Collusion ‘revelations’: disturbing but not shocking

Ten-year-late handwringing admissions that the NI security forces were in cahoots with loyalist gunmen are like therapy for the British state.

Brendan O'Neill

Brendan O'Neill
chief political writer

Topics Politics


Those are some of the words that have been used to describe a report by the Police Ombudsman of Northern Ireland, Nuala O’Loan, which shows that there was collusion between Special Branch officers of the then Royal Ulster Constabulary (RUC) and members of the loyalist outfit the Ulster Volunteer Force.

O’Loan’s report focuses on north Belfast in the 1980s and 90s, when a gang of UVF gunmen carried out 10 murders, 10 attempted murders, 10 punishment shootings, 13 punishment attacks, a bomb attack in Monaghan and 72 other criminal offences while simultaneously working as informers for Special Branch. Some were being paid £80,000 a year, and if ever arrested by the RUC they were ‘babysat’ through their interviews by their Special Branch handlers to help them avoid incriminating themselves.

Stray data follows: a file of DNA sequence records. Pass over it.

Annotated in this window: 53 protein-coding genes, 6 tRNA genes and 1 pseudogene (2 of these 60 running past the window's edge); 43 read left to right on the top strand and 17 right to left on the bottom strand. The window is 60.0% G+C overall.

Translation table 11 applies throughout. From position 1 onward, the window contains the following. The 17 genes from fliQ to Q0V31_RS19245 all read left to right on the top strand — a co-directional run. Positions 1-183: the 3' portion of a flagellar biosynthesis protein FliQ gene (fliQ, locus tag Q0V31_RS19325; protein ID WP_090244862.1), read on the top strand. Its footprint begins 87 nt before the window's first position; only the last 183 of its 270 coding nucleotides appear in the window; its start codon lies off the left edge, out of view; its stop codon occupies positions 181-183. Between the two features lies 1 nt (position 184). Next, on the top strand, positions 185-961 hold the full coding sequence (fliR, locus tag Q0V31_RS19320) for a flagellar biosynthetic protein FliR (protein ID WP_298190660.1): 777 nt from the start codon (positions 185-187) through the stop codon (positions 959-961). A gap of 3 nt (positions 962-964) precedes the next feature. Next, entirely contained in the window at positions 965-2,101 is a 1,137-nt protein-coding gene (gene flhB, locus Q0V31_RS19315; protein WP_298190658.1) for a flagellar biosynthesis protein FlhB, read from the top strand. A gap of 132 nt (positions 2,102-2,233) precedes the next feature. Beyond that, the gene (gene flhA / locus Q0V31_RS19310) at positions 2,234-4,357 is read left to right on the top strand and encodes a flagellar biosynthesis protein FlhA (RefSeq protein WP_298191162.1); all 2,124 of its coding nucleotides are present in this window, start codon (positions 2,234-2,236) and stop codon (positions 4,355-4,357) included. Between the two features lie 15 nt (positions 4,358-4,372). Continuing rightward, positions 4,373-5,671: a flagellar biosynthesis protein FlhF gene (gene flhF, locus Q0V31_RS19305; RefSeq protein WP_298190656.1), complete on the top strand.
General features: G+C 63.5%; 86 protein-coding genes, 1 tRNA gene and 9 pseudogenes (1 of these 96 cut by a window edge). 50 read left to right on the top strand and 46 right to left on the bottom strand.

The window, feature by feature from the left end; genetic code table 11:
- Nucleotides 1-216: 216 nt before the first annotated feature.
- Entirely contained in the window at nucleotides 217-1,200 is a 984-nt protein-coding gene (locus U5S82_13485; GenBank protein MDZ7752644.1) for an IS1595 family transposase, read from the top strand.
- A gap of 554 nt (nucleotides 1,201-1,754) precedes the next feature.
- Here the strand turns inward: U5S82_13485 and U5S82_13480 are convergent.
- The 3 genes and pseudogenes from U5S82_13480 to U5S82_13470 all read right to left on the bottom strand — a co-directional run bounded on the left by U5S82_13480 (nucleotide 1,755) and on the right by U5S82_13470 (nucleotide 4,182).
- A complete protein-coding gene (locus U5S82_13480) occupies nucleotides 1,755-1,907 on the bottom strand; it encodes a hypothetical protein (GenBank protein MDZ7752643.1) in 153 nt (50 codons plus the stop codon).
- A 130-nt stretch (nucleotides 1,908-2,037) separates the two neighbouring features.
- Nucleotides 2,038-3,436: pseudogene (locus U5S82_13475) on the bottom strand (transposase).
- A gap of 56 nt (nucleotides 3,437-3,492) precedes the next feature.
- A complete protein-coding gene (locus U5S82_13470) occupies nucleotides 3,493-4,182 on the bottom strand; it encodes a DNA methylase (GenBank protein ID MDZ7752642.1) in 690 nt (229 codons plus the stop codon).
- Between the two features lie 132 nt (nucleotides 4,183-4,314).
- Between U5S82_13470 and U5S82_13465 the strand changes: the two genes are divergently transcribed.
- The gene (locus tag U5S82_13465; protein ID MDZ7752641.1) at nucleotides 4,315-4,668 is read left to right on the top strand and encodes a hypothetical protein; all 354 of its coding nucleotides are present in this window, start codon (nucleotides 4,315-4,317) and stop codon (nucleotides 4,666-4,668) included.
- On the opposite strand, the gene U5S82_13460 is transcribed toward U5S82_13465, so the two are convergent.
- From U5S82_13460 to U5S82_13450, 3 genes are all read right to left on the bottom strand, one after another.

The report might make for ‘disturbing’ reading, but it isn’t ‘shocking’ to some of us. It is well known, at least among those of us who looked beyond the headlines during the conflict in Northern Ireland from 1969 to 1994, that the security services colluded with loyalist paramilitaries. Some of the families of those murdered by loyalists have been demanding inquiries into collusion for ages. In the Eighties and Nineties, the two predecessor publications to spiked – the weekly newspaper the next step and the monthly magazine Living Marxism – frequently reported on acts of collusion in their Irish coverage. Yet back then, nobody wanted to talk about it, much less employ a police ombudsman to investigate the claims and write a shocking and disturbing and extraordinary report.

What has changed? Why has collusion become an explosive issue 10 to 20 years after the fact?

This is less about getting to the truth about the conflict in Northern Ireland, or ‘bringing to justice’ those who were involved in terrorising certain communities. The collusion revelations are better understood as therapy for the British state. They’re a way for British elements to admit to some wrongdoing in Northern Ireland without incriminating themselves (with Nuala O’Loan playing the ‘babysitting’ role in this instance), where the ultimate aim is to placate Sinn Fein and others and get the peace process back on track. Collusion is being upfronted in an attempt to boost the British authorities’ flagging moral authority in Northern Ireland, rather than to shoot it down.